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Language Arts Middle School Printable Worksheets

Middle School English: Story Map and Plot Analysis

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How to map out a story and analyze a plot are important skills to learn at the middle school level. Oak Meadow Grade 8 English tackles these topics in a clear, easy to follow way.

How Oak Meadow Grade 8 English is going for us:

Bug has been chugging along with his school work this year. English has always been one of his least favorite subjects (you should see the eye rolls when I ask him to write just about anything). Luckily, I have seen a huge improvement in his attitude and willingness to work hard this year.

Most of his school work with Oak Meadow is fully independent these days, but English always takes a little bit of extra conversation (mostly because if we don’t sit down and talk about it, he will try to gloss over any comprehension work that needed to be done). The curriculum reccomends discussing literature with your student so they can reflect on their thoughts, feelings and ideas that come up as they are reading. The book list this year is amazing. The Giver and Wrinkle in Time were some of my favorite books growing up, and they have become Bug’s favorite books too. They absolutely have more mature themes than he has grappled with in the past, and talking them through is important.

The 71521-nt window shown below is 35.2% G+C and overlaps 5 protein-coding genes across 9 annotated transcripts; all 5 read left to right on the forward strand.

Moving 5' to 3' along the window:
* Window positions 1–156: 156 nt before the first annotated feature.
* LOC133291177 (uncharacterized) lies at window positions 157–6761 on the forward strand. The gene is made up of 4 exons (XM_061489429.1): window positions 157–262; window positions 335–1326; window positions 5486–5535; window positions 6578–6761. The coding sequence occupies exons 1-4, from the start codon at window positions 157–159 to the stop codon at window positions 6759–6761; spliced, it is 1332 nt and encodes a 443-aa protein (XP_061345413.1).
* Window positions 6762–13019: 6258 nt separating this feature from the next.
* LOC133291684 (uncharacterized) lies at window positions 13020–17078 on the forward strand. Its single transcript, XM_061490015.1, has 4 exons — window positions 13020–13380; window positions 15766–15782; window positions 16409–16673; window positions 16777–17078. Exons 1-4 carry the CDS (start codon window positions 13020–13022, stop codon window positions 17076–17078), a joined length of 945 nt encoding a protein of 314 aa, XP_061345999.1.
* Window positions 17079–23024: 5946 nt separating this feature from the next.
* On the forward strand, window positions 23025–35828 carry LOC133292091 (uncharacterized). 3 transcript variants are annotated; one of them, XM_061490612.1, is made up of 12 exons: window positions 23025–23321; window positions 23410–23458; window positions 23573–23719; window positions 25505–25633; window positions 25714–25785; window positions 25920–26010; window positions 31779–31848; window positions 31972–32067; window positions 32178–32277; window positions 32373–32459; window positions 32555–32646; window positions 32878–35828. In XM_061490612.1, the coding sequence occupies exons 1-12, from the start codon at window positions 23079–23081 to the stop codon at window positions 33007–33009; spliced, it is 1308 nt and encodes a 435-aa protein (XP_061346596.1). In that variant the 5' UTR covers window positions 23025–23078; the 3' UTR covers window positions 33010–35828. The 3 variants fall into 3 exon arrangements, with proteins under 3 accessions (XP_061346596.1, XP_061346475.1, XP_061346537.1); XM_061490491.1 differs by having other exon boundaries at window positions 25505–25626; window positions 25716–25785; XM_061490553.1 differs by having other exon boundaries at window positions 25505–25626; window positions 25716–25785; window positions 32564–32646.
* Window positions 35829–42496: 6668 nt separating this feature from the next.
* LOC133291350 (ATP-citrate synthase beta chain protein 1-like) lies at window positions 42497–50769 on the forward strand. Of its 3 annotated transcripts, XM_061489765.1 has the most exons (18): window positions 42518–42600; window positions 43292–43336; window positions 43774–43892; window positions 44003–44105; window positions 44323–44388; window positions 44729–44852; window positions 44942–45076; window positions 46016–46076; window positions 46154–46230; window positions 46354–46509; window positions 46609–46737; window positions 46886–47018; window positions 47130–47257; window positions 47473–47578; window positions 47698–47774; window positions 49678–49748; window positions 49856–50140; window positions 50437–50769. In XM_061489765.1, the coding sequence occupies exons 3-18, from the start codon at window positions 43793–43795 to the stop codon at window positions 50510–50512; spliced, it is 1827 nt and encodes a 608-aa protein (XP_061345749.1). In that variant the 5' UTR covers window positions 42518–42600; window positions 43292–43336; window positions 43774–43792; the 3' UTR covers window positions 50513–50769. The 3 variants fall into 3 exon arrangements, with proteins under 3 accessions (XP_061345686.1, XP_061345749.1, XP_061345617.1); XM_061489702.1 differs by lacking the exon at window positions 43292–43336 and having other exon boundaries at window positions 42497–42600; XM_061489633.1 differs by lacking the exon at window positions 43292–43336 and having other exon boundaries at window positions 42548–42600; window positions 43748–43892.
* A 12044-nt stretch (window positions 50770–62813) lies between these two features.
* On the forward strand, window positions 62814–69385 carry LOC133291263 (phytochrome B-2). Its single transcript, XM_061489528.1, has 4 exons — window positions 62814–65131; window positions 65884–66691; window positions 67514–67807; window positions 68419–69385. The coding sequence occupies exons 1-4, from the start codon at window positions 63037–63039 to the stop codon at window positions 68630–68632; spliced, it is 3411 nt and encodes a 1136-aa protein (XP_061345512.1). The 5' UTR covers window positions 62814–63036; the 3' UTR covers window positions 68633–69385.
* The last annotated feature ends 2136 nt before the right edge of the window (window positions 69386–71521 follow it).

Can you see that almost-teenager attitude seeping through this picture? Naw, me neither.

A lot of our challenges this school year come down to maturity – this has been a huge year for growth both physically and emotionally. What I love about the newest edition of the Oak Meadow Grade Eight Curriculum is that the curriculum books have been broken down into smaller guides, which seems like a little thing, but when you have a child who is digging in their heels about all work, there is something of value to the book itself not being overwhelming.

I am highlighting this lesson this month because it was the most hands-on I have needed to be for a while with him, and honestly, it wasn’t a big deal. This week was rough, and hormonal and a little bit whiny, and this post is an example of what we do when things become very middle school-y in our home. If you are looking for something your child can do basically on their own, Oak Meadow is a great choice. The teacher’s guides provide me the information I need to understand and evaluate his work without needing to hover over him at all times, and cues me when additional discussion or work together would be helpful. With a middle school child who craves independence and responsibility, this is a good balance.

How to write a story map

Plot analysis and how to do a story map was introduced early this year in the Oak Meadow English curriculum.

  1. First, identify the main conflict. Conflict can be internal, or it can include outside forces. Sometimes, conflict is a goal the character is trying to achieve.
  2. Pinpoint scenes of the story that show this conflict escalating.
  3. Determine the climax of the story – the point where the main character is at the most risk of not accomplishing their goal or overcoming their conflict.
  4. Describe how the conflict comes to a resolution and how the story comes to an end.